For instance, “the proteins in nuts don’t really like to gel very well,” says Chris Young, a self-professed dairy cheese aficionado and the co-founder of ChefSteps, a culinary technology company. So vegan cheesemakers often include a starch such as tapioca starch or potato starch to help the nut base coagulate, which contributes to the overall texture.
Coconut oil also wends its way into recipes as an additional source of fat. In dairy cheese, “the fat tends to soften the gel [the congealing milk] and make it more supple,” says Young, who’s also the principal co-author of the encyclopedic Modernist Cuisine: The Art and Science of Cooking. “If you’re using a nut, especially a nut that doesn’t have a lot of fat in it, you often need to add some fat or oil to try to get a more pleasing texture.”
To evoke a savory flavor—a characteristic of many aged dairy cheeses—some vegan cheese makers will also add nutritional yeast, which provides a source of amino acids that lend that umami taste.
Artisanal vegan cheese makers might also experiment with different bacterial strains. For instance, Miyoko’s Kitchen uses three different bacterial blends. “One of them kind of has a buttery note, another one has kind of a sharper, harsher note, etcetera,” she says. Different cultures not only produce different flavor compounds as they ferment, but they will acidify the nut base to varying extents.
Aging is another way to enhance the flavor and texture of vegan cheese. In dairy cheese making, “when you age a cheese, you’re doing things that generally allow bacteria to grow on the surface of the cheese, you’re doing things that allow the fats in the cheese to start to go rancid in a very particular way that’s tasty to humans,” says Young, and the same idea applies to fermented vegan cheese. Dr-Cow, a vegan cheese shop that’s been operating for two years out of Brooklyn, lets its tree-nut cheeses age for a minimum of two months, while Punk Rawk Labs, a Minneapolis-based company, ages its cheese for several days, on average.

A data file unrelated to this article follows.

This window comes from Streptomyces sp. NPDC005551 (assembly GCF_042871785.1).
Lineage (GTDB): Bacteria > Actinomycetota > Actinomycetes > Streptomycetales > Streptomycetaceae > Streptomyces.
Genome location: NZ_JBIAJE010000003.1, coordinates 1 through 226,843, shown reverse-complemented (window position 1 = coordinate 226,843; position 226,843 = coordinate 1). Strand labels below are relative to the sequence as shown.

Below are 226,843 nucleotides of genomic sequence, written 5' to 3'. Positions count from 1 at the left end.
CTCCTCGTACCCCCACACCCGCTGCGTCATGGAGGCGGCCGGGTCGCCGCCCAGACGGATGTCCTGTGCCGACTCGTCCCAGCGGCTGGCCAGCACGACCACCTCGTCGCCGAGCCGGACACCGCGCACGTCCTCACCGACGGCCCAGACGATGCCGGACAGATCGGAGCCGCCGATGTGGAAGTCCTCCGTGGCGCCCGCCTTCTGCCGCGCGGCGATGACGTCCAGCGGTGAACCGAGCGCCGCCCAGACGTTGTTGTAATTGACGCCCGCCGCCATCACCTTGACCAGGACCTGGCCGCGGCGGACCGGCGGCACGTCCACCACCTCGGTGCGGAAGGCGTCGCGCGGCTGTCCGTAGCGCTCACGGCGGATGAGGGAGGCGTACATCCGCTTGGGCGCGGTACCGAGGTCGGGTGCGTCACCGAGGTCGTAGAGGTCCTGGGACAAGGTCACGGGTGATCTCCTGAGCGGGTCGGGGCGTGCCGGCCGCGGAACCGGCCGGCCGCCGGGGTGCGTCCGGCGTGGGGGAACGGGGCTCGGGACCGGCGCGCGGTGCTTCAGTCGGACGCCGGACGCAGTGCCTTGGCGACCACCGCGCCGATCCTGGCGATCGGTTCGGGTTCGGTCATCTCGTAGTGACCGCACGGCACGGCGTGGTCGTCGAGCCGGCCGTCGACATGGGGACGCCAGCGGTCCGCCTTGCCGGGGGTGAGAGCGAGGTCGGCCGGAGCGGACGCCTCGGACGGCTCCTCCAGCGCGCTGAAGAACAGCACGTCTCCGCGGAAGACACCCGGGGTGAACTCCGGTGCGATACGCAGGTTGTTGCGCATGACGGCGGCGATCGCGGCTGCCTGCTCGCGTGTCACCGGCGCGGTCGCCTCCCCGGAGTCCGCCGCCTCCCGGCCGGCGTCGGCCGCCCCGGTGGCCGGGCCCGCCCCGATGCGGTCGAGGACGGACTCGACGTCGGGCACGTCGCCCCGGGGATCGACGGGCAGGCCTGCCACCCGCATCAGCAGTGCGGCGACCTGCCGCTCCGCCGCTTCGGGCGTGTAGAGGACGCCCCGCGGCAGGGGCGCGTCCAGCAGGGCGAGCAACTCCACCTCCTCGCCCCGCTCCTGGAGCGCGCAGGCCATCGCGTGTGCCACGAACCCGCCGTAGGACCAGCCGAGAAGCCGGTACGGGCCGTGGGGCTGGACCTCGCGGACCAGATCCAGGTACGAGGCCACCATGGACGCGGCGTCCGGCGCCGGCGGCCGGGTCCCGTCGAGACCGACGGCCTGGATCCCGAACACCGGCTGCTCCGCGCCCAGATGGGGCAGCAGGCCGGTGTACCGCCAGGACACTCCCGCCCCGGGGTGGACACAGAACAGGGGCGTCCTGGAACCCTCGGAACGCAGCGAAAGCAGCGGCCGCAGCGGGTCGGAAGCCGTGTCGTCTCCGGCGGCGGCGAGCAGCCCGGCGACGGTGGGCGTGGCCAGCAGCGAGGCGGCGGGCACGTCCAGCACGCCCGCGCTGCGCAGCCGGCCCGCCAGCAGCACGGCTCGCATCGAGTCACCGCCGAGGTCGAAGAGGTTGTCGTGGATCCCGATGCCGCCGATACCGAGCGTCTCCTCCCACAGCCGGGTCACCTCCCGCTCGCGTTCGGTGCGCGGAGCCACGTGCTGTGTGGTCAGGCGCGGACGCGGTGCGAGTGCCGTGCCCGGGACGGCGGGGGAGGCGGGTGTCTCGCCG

“It just really depends on someone’s personal taste. There’s such a variety out there.”
Most vegan cheesemakers are small outfits (this writer spoke with several who work in kitchens the size of a walk-in closet or New York studio apartment). Perhaps the biggest operation, however, is the Hayward, California-based Kite Hill, at about 50 employees.
Kite Hill takes an approach to plant-based cheesemaking that closely parallels a traditional dairy process. They first grind the almonds with water to create a milk that’s subsequently pasteurized. After adding signature bacterial cultures, they add a proprietary enzyme that acts in a manner similar to rennet, an enzymatic complex that causes dairy milk to coagulate. The enzyme slices up certain proteins in the almonds, causing them to mesh together in a way similar to casein, a family of milk proteins, according to Jean Prevot, Kite Hill’s vice president for manufacturing and operations. Once the curds form, the company separates the whey and molds the curds. Then they place the molds in imported European climate-controlled facilities designed precisely for aging cheese.
“We’re not trying to be a substitute” for dairy cheese, says Prevot, who worked for 15 years in dairy and cheese factories and for two at a goat cheese creamery. “I think we’re trying to make a product that is as good as or better than dairy products,” he says.
Of course, “just like with any other cheese, it just really depends on someone’s personal taste,” says Michaela Grob, the owner of Riverdel, a Brooklyn-based vegan cheese purveyor. “There’s such a variety out there, there’s something for everyone.”
For instance, while Serious Eats’ managing culinary director J. Kenji López-Alt was unimpressed by certain vegan cheese products (which included non-artisanal ones)—“some are downright abysmal, with a tofu-like flavor or watery, grainy interiors,” he remarked in a post last year—he did praise a couple. One was Kite Hill’s Soft Fresh Original, which has a “bright, fresh flavor,” and the other was the Classic Double Cream Chive made by Miyoko’s Kitchen, which possesses “a lightly crumbly but creamy texture with a buttery finish very similar to goat cheese.” These products, he wrote, “are not just good-for-vegan food, but are good enough that anyone should be happy eating them.”
As Schinner sees it, that’s the goal: to create a delicacy “you’d be proud to put on a high-end cheese platter and serve to any omnivore.”